Philadelphia Community Garden

Serve the Saag alongside basmati rice, preferably of the fiber-rich, brown variety, and a warm piece of naan. This dish will also goes well with a wide range of other Indian dishes, from curries to masalas, and more. So if you feel inspired, make a feast.

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Pumpkin Coconut Veggie Curry over Black Rice

Pumpkin Coconut Veggie Curry over Black Rice

I’ve been doing a ton of cooking with friends lately, which I love. There’s something special about gathering around cutting boards and cookbooks, and creating something from scratch. Especially when it means spending time with people who make you laugh and forget all your worries. Nights of food and laughter will always be my favorite.

This month has been filled with lots of those, making it feel as if Christmas came early. Minus all the Christmas cookies. I have yet to bake one holiday treat this year! Gasp. Throw me some ideas, friends. This weekend, I  shall bake. And get down with some DIY gifting.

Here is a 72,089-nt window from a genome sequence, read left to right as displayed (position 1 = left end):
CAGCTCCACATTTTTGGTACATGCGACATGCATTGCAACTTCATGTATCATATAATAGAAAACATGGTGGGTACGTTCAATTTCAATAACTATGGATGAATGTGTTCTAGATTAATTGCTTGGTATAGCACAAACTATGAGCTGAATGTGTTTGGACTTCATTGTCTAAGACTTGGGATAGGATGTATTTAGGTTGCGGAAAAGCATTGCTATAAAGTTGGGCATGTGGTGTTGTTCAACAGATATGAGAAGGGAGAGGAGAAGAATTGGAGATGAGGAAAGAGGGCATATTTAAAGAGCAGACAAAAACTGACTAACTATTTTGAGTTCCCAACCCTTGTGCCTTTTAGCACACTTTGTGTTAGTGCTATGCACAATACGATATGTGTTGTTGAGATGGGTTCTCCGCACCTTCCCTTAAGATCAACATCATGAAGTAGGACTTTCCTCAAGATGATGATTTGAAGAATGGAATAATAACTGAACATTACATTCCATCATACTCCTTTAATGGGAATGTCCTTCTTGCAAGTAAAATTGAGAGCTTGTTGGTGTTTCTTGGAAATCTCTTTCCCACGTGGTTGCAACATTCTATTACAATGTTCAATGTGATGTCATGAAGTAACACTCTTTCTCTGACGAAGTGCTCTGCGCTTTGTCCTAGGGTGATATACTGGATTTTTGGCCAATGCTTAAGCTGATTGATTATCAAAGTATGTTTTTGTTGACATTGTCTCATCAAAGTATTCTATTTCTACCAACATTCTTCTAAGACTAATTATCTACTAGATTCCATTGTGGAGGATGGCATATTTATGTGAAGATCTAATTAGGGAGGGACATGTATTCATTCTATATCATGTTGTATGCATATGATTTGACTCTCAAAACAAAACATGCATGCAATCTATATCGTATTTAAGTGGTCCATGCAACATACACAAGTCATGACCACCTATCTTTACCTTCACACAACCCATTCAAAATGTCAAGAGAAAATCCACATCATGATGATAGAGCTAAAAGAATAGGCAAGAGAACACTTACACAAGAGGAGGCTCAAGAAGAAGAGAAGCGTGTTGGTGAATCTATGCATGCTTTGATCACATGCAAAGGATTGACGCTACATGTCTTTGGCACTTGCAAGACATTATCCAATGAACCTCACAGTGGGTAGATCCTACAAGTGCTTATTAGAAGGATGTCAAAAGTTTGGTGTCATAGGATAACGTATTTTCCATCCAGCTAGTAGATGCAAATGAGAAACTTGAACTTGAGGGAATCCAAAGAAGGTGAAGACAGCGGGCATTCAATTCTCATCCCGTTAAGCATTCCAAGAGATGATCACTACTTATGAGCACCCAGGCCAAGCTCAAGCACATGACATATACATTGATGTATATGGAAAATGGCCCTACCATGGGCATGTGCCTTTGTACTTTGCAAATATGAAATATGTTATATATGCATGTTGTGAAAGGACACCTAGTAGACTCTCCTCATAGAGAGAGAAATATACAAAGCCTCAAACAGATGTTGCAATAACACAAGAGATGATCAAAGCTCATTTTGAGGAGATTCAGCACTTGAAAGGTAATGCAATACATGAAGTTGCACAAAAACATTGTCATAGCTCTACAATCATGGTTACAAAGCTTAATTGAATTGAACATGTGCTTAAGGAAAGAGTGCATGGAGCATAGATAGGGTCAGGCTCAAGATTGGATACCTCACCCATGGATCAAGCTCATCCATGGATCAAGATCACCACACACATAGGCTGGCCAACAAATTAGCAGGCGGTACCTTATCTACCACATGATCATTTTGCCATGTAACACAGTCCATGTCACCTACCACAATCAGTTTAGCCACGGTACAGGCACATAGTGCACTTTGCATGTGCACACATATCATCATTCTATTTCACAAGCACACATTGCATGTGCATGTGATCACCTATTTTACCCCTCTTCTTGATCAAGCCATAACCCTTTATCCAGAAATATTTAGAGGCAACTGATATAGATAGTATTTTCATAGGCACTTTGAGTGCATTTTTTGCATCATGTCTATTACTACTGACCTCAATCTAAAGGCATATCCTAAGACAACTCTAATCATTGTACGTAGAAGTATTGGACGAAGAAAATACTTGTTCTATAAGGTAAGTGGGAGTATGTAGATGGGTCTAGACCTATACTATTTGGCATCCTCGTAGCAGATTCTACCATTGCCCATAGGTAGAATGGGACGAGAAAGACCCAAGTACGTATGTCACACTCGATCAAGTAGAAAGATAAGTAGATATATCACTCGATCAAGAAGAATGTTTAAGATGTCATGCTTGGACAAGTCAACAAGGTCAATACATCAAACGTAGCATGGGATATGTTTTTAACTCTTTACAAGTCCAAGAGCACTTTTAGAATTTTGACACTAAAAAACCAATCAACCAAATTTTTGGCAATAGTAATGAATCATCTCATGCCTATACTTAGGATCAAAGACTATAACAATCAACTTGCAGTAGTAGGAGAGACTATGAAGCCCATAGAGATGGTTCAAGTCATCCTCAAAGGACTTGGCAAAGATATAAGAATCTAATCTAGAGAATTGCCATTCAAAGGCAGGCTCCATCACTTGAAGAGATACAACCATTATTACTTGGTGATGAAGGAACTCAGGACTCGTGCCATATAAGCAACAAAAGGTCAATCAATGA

Because all that free time spent cooking lately means I have lots and lots of gifting to catch up on this weekend. Cue morning yoga and evening wine to keep my sanity. And some of this leftover pumpkin coconut curry from an earlier silliness-filled cooking sesh with the help of Louie, my new sous chef. (Every food blogger needs a sous chef, right? My mom likes to think I need a dishwasher, too…but that’s another story.)

Pumpkin Coconut Veggie Curry over Black Rice

Coconut curry holds a sweet spot in my life. As of lately, black rice does too. Combine the two, and you’re in for a treat. Not only does the orange pumpkin in this recipe look beautifully with the rice, but it compliments its nuttiness as well.